Use of a multidrug pill in reducing cardiovascular events (UMPIRE)

People who have experienced a previous heart attack, stroke or other vascular disease are among those at highest risk of having a future cardiovascular event. Despite the availability of a number of simple, safe and effective drugs that reduce this risk, a substantial number of patients do not receive ‘indicated’ treatments, and particularly, appropriate combinations of these drugs that would maximise their beneficial effects.

This may be due to the complexity, inconvenience and costs associated with doctors prescribing, and patients then taking, multiple drugs. A ‘polypill’ may help improve this scenario by offering patients a simpler drug regime in the form of a single pill containing fixed-dose combinations of treatments.

As part of the SPACE collaboration, which is using a single 'Polypill' containing a combination of aspirin and blood pressure and cholesterol lowering drugs to prevent heart attacks and strokes, the UMPIRE study also tests how well patients are able to stick with this medication and maintain better health.

UMPIRE is looking at more than just the pill itself. The study will also look at the barriers for patients in adhering to their medication, how their quality of life is impacted by a cardiovascular event like a heart attack or stroke, the safety of the medication itself, how acceptable it is to doctors in prescribing the Polypill to their patients, and the impact it will have on the healthcare system. UMPIRE will provide a full picture of the impact that a single pill to avoid cardiovascular diseases can have on patients, physicians, and the healthcare system.

This is a collaborative multi-country project involving representatives from India (The George Institute India and CCDC), UK (Imperial College London), Netherlands (Universitair Medisch Centrum Utrecht), and Ireland (Royal College of Surgeons Ireland), with overall coordination provided by Imperial College London. Other collaborators include the Public Health Foundation of India and Dr Reddy's Laboratories. UMPIRE is a member of the SPACE (Single Pill to Avert Cardiovascular Events) Collaboration, along with another George Institute study, Kanyini-GAP, a study investigating the impact of the polypill among non-Indigenous and Indigenous Australians.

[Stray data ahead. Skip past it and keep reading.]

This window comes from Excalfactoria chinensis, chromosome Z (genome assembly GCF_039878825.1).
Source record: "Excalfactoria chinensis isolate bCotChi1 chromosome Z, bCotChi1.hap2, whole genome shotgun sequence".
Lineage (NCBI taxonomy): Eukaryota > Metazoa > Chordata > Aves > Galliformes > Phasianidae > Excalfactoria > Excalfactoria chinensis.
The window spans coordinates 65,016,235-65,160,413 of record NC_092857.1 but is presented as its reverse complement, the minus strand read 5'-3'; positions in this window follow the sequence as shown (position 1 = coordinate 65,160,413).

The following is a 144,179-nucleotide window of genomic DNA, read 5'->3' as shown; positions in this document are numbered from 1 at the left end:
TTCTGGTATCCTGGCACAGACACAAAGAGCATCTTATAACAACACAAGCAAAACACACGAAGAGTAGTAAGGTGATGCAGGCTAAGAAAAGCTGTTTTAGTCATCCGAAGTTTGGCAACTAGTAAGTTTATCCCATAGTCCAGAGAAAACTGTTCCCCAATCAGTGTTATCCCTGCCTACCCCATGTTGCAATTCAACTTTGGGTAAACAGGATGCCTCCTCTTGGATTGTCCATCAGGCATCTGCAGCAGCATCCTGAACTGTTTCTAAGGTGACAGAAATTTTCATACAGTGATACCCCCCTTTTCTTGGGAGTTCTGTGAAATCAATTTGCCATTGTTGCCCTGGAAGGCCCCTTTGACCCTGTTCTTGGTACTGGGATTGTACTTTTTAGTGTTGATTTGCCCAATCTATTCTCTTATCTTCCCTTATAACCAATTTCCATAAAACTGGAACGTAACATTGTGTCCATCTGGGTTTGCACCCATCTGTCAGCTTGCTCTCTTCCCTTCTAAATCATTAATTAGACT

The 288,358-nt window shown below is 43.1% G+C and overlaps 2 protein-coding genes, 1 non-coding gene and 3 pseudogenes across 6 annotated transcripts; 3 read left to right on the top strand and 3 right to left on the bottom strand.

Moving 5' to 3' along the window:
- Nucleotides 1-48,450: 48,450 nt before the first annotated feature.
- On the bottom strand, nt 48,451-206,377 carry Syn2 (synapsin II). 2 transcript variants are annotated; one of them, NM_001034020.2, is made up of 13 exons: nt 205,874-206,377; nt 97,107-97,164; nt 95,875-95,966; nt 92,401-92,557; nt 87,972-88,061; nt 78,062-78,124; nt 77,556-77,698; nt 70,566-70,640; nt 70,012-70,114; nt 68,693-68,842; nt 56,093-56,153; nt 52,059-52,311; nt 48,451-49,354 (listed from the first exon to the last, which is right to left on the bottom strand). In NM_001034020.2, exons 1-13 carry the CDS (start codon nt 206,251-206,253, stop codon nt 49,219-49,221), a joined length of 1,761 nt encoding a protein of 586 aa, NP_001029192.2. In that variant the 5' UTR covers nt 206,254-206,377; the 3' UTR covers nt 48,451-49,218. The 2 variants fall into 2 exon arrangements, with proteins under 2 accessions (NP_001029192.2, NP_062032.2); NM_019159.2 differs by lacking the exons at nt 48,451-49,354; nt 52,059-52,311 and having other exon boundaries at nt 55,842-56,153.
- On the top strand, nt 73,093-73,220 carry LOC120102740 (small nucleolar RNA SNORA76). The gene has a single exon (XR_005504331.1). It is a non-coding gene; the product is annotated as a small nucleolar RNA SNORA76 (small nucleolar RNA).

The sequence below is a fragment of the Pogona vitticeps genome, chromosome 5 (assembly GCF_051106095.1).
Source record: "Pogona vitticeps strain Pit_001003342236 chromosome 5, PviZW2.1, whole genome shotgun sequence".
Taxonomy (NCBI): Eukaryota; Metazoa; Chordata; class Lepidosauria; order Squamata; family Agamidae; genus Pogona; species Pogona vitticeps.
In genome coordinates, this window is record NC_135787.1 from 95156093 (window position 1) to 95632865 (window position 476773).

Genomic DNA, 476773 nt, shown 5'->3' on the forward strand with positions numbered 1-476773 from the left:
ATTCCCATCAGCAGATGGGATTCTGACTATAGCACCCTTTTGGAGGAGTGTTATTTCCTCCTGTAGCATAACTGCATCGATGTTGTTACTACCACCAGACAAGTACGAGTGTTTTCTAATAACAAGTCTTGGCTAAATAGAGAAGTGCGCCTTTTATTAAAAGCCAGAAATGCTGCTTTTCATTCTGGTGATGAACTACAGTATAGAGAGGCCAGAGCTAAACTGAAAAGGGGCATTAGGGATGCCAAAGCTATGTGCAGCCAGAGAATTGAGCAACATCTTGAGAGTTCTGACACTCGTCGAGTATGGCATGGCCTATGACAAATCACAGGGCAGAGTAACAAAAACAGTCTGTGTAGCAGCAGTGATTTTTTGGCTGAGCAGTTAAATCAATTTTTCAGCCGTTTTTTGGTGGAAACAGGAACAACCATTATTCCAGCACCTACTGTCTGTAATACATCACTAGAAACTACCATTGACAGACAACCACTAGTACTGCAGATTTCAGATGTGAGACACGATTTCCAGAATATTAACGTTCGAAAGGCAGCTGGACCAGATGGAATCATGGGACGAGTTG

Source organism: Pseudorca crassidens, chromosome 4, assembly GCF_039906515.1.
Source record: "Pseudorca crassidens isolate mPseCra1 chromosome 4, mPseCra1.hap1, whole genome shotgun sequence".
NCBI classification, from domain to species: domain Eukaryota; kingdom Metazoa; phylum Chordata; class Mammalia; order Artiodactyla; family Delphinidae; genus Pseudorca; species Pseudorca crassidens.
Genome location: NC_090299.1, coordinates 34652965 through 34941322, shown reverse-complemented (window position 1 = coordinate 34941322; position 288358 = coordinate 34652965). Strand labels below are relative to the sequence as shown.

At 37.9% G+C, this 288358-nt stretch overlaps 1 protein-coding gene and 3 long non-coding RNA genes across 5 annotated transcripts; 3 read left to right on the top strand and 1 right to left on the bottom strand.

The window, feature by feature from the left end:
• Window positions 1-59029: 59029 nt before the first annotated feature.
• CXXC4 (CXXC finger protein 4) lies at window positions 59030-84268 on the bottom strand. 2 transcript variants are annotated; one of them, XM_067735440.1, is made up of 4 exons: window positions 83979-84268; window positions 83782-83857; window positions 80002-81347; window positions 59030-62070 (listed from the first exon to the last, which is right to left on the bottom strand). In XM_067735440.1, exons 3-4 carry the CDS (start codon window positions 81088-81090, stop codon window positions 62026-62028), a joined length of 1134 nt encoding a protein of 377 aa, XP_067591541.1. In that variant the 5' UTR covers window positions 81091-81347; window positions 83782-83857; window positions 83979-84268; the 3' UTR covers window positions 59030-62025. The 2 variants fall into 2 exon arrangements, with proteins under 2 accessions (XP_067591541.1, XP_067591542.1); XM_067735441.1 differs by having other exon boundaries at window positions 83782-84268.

The UMPIRE Study aims to assess whether patients prescribed a polypill-based drug regime have improved adherence and clinical outcomes compared with those given usual cardiovascular medications. The polypill used in the trial contains low dose aspirin, a cholesterol lowering drug and two blood pressure lowering drugs.

The study also aims to measure the prescription of combination therapy, barriers to adherence, quality of life, safety, cardiovascular events, prescriber acceptability and healthcare resource consumption to help build a complete picture with which to evaluate the polypill.


The study is a prospective, open, randomised controlled clinical trial of a polypill-based strategy compared to usual care among approximately 2000 individuals at high risk of cardiovascular events, followed up for an average of 18 months. The study will be conducted in 3 European countries (Ireland, Netherlands, UK – total of 1000 patients) and India (total 1000 patients). The Data Management Centre for the trial will be located at The George Institute Australia.


Project completed. Analyses are underway.